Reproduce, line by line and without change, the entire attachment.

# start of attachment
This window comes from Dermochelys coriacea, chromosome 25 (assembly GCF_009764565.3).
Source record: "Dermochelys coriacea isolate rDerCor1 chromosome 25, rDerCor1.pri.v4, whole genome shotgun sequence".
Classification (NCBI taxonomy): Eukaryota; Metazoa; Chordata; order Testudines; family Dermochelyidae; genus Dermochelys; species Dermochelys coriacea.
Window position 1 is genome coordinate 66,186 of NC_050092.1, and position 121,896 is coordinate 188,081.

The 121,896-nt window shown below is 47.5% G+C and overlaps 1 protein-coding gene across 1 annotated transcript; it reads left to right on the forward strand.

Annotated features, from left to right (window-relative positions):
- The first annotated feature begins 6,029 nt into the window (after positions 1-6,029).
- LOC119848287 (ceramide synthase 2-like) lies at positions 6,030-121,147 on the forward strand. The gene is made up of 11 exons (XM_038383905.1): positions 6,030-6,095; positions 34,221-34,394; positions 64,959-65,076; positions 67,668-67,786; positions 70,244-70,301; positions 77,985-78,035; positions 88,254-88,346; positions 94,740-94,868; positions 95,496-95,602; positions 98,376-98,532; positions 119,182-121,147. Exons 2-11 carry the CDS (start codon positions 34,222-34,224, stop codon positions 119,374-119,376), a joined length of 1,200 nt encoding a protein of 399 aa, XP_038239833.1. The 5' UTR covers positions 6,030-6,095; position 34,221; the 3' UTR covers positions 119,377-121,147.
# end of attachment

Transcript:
This window comes from Dermochelys coriacea, chromosome 25 (assembly GCF_009764565.3).
Source record: "Dermochelys coriacea isolate rDerCor1 chromosome 25, rDerCor1.pri.v4, whole genome shotgun sequence".
Classification (NCBI taxonomy): Eukaryota; Metazoa; Chordata; order Testudines; family Dermochelyidae; genus Dermochelys; species Dermochelys coriacea.
Window position 1 is genome coordinate 66,186 of NC_050092.1, and position 121,896 is coordinate 188,081.

The 121,896-nt window shown below is 47.5% G+C and overlaps 1 protein-coding gene across 1 annotated transcript; it reads left to right on the forward strand.

Annotated features, from left to right (window-relative positions):
- The first annotated feature begins 6,029 nt into the window (after positions 1-6,029).
- LOC119848287 (ceramide synthase 2-like) lies at positions 6,030-121,147 on the forward strand. The gene is made up of 11 exons (XM_038383905.1): positions 6,030-6,095; positions 34,221-34,394; positions 64,959-65,076; positions 67,668-67,786; positions 70,244-70,301; positions 77,985-78,035; positions 88,254-88,346; positions 94,740-94,868; positions 95,496-95,602; positions 98,376-98,532; positions 119,182-121,147. Exons 2-11 carry the CDS (start codon positions 34,222-34,224, stop codon positions 119,374-119,376), a joined length of 1,200 nt encoding a protein of 399 aa, XP_038239833.1. The 5' UTR covers positions 6,030-6,095; position 34,221; the 3' UTR covers positions 119,377-121,147.